The commons license is important as it is has the rules to help the network sustain and expand. The basic idea is that anyone can join the network but they also must agree to not harm the network and also to extend the network by letting other people join their node. It has a similar function to the GNU GPL license for open source software, where you are free to use the software but must share the changes you make to the code.
The basic tenets are:
Participants are free to use the network for any purpose that does not limit the freedom of others to do the same.
Participants are free to know how the network and its components function.
Participants are free to offer and accept services on the network on their own terms.
By joining the free network, you agree to extend the network to others under the same conditions.
As the network grows, people may want to build businesses around the network. This is generally a good thing as the businesses will need the network to be stable and will help in doing this. The license will prevent any business from closing up the network and unduly profiting from it.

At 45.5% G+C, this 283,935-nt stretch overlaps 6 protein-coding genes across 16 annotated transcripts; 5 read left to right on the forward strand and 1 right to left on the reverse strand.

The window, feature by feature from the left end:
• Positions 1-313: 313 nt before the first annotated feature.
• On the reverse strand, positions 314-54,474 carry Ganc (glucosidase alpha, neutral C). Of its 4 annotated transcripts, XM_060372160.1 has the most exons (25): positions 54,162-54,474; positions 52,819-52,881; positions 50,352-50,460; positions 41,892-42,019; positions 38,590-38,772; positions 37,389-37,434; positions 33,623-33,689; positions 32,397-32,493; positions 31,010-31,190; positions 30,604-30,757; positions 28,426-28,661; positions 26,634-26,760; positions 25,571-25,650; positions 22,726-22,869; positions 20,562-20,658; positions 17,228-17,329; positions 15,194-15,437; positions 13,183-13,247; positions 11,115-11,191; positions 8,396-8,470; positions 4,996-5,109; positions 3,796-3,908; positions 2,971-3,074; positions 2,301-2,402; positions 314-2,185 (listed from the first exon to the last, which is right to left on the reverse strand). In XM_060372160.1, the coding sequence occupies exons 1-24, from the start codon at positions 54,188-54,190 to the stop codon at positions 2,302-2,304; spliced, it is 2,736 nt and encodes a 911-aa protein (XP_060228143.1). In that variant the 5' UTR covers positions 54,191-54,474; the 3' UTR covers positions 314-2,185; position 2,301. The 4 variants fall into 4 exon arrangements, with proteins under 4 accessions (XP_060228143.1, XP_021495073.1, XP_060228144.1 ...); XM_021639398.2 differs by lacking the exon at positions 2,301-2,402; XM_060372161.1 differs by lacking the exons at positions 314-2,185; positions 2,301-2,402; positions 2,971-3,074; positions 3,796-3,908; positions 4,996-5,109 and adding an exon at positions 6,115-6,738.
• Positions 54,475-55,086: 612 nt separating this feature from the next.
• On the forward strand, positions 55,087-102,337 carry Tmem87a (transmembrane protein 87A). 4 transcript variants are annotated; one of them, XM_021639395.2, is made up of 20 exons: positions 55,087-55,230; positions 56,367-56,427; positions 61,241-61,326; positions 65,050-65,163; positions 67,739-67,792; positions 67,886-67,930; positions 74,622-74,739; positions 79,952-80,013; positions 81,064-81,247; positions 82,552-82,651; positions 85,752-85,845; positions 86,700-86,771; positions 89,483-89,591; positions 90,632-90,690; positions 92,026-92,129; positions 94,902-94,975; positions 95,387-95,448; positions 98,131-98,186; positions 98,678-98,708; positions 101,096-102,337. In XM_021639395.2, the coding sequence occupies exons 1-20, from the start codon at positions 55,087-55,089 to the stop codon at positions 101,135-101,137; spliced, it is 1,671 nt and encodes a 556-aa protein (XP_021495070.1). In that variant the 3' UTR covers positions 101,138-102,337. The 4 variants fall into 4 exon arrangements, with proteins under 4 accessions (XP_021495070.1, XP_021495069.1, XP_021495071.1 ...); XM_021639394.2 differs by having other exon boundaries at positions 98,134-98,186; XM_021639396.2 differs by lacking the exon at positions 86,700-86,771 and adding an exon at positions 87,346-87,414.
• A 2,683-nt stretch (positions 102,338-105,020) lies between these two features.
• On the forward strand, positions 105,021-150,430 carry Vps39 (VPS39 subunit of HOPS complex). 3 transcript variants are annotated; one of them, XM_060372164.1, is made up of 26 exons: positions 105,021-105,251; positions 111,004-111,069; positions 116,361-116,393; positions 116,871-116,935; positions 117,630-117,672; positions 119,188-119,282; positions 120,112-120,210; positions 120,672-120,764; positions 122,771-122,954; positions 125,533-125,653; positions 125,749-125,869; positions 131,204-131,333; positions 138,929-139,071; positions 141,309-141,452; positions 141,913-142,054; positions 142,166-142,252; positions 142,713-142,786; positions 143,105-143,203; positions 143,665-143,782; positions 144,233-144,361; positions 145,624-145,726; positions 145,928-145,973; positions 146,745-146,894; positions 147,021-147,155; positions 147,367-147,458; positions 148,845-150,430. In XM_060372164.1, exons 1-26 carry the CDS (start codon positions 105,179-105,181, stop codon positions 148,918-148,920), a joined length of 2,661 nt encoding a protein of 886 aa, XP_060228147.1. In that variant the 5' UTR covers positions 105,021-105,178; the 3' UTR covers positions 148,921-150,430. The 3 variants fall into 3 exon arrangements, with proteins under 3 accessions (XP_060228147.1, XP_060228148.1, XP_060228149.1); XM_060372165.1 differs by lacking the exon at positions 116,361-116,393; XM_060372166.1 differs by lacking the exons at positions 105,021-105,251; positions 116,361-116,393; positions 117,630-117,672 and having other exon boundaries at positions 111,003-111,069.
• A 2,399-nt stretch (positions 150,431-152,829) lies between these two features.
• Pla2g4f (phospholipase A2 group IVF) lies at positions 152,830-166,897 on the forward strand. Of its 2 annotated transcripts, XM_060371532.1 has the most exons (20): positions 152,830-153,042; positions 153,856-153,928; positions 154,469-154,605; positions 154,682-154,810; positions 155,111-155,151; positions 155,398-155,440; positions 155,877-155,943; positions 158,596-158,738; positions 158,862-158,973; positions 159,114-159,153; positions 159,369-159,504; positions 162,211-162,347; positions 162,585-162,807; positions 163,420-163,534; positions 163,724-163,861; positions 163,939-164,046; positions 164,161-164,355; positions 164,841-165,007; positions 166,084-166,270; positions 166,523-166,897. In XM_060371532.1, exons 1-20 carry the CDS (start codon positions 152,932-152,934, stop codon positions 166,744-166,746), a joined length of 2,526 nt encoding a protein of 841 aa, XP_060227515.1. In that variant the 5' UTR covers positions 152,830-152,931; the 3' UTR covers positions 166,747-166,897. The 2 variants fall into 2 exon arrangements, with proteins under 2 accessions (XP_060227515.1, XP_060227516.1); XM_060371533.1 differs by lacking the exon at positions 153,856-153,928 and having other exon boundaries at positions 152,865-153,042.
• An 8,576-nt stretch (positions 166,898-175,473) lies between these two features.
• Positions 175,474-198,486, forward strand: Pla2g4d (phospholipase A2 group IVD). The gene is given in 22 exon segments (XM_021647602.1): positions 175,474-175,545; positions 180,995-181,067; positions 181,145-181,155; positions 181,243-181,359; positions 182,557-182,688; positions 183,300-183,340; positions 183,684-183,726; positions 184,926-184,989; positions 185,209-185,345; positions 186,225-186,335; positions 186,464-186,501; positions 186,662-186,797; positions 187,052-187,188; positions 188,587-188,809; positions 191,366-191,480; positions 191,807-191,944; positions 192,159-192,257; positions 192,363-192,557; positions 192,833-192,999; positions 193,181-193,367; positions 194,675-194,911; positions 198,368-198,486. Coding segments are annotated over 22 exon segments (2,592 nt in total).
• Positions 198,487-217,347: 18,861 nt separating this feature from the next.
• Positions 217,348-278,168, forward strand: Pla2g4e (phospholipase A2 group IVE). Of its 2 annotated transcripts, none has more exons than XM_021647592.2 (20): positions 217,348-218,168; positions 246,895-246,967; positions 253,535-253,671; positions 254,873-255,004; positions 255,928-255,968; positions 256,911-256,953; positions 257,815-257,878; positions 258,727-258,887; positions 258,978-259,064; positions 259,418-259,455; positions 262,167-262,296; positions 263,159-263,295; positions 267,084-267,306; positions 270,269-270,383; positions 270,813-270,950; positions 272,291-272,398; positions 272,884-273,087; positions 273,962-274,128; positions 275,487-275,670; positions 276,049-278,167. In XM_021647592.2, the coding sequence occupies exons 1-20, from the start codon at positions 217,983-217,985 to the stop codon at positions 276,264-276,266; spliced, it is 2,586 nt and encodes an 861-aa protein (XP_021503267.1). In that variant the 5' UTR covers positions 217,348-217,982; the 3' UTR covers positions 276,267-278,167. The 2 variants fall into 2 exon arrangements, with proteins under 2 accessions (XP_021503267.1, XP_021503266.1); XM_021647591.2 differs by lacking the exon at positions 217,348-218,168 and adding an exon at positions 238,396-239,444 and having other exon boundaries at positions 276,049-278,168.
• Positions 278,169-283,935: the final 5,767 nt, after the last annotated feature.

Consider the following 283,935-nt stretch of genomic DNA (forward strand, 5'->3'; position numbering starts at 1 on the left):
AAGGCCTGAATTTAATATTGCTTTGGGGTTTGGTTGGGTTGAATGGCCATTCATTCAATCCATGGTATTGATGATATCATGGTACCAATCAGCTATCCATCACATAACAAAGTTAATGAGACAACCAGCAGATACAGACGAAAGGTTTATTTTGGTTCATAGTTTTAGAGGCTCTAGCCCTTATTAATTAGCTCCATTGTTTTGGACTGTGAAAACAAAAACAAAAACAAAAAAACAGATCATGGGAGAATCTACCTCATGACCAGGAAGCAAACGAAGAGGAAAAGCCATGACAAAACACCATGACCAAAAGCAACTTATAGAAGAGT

Get a regular space for meetups. There are offices that will donate their space for free after work hours. These are good for general meetups. You should also have technical meetups in makerspaces where you can configure routers and practice crimping ethernet cable etc.
Get a team of people together to do installs. These installs will mostly be weekends as that is when people are free during the day. The team has to know how to crimp and run cable, configure and align antennas, drill and install antenna mounts and drill through window frames.
Roof installs can sometimes be done using abandoned TV antenna masts. Otherwise you will need to install your own J-pipe mast or bracket using a drill, or use a non-penetrating mast